Market Research: Conclusions or Conjectures? The Exploration Mindset
Posted on May 25, 2012 | Comments (0)
How can we enhance survey data to go beyond direct customer responses? Contextual data and informed conjectures are two efforts that may help.
We all know that people lie. Not necessarily intentionally, but perhaps to save face or provide what they think is the “right” answer.That’s why contextual data is an important corollary to consumer-driven surveys in uncovering what’s really happening to draw consumer complaints.
The Market Research Technology Event in Las Vegas recently brought out several interesting ways that companies are using contextual data to better understand their users. For example, Zynga compares user progress in games with survey feedback to uncover the areas of the games that may be most confusing or difficult for users. Comparing what customers say with what actually happened—in a game or in a car—plays a crucial role in understanding not only the root of the problem, but also the nature of customer perception and how it relates to problems. This clarifies the need to not only resolve specific issues, but also address how customers experience products.
Reflecting that sentiment, Coke’s VP of Marketing Stan Sthanunathan recommended using an exploration mindset, not a conclusion mindset, when conducting market research. Too often, market research is undertaken to support a specific conclusion or reach a specific endpoint. But today’s complex and rapidly changing world makes that not only difficult, but also less useful. A better approach is to engage in ongoing exploration of consumer sentiment, with frequent checkpoints to gauge status and compare with previous conditions.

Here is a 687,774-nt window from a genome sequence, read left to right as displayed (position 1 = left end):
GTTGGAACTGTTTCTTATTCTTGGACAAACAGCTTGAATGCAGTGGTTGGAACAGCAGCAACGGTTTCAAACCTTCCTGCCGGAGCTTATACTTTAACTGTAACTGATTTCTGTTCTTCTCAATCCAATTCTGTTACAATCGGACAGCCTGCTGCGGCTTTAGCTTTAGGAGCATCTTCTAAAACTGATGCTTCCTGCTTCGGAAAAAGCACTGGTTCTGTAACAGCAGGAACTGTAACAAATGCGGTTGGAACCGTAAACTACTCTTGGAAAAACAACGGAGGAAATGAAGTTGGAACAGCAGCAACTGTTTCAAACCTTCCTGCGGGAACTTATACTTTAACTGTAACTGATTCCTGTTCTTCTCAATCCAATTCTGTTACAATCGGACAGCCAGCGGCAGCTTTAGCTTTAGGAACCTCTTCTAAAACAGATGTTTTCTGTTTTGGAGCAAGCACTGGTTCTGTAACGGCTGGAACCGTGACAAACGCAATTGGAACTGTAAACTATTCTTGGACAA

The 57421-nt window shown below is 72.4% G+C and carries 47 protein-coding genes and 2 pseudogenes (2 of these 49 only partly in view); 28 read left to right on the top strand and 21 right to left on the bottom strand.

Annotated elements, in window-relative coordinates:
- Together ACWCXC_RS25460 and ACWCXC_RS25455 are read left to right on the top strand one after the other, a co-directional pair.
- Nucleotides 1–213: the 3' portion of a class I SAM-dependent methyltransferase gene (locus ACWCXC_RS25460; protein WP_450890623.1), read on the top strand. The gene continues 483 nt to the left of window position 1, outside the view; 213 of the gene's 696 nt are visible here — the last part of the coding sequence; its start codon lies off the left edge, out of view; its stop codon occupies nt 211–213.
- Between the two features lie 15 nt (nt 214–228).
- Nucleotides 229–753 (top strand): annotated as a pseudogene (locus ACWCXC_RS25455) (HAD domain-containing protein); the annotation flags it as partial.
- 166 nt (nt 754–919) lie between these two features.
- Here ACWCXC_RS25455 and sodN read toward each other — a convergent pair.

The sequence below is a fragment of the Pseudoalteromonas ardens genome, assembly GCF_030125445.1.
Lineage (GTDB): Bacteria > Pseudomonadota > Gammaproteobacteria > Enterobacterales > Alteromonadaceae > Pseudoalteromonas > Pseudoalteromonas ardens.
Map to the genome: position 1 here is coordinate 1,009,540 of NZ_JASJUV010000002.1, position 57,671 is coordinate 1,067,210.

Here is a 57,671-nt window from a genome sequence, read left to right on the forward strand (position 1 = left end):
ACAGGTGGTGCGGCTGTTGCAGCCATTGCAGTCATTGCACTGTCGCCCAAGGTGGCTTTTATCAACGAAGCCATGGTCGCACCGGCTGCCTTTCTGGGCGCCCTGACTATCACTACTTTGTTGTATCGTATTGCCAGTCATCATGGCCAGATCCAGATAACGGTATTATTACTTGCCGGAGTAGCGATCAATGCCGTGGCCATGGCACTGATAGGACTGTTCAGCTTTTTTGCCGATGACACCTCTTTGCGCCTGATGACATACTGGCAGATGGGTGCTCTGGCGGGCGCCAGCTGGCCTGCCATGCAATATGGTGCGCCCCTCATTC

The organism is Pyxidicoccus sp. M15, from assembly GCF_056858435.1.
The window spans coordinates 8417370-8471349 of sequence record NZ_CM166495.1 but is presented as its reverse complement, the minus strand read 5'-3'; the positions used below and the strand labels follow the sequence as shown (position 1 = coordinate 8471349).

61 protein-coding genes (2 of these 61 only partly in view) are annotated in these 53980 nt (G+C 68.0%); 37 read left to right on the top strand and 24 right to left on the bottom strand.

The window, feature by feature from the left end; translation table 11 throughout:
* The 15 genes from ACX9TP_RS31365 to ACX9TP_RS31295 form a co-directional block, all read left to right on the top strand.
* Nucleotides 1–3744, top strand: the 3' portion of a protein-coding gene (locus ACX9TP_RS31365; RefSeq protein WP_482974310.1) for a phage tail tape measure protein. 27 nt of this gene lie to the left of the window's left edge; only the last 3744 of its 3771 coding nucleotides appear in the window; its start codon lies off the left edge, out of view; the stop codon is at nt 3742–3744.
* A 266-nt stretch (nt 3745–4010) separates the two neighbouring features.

Enprecis’ philosophy extends along these lines. Our Continuous Quality Insight program offers dynamic analysis tools that can produce both static snapshots of data, comprehensive views of large data sets, and insights trending data over time. And by offering consumer opinion in context with data about vehicle components, we help differentiate between consumer confusion and mechanical problems. This allows engineers to develop a deep understanding of the customer's perspective and the technical reality.
When driving, it's not just the car ahead of you that matters. It's every car on the road. Market research, even when focused on a narrow topic, has to keep the big picture--and contextual data--in mind. How are you using the exploration mindset in your consumer research?